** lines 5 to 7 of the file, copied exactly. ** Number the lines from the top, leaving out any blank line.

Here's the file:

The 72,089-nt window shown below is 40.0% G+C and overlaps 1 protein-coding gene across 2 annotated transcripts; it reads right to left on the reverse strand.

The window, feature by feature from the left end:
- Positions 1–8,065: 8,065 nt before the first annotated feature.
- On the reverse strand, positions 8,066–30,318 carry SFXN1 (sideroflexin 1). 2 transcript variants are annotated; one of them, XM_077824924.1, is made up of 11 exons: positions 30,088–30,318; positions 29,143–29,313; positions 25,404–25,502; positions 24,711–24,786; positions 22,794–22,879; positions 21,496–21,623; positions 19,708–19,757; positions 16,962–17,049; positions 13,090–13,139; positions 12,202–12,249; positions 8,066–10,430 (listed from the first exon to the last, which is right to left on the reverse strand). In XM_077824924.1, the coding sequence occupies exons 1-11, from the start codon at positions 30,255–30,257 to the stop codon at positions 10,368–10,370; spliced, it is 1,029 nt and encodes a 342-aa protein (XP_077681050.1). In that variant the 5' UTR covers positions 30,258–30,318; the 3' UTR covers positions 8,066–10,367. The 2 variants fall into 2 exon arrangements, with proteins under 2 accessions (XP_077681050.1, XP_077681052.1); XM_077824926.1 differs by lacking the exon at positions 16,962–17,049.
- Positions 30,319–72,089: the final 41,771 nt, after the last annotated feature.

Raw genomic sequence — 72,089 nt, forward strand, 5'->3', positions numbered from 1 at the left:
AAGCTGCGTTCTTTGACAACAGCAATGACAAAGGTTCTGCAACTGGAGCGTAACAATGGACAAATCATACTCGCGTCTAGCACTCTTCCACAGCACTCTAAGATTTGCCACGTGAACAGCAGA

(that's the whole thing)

- Positions 30,319–72,089: the final 41,771 nt, after the last annotated feature.

Raw genomic sequence — 72,089 nt, forward strand, 5'->3', positions numbered from 1 at the left:
AAGCTGCGTTCTTTGACAACAGCAATGACAAAGGTTCTGCAACTGGAGCGTAACAATGGACAAATCATACTCGCGTCTAGCACTCTTCCACAGCACTCTAAGATTTGCCACGTGAACAGCAGA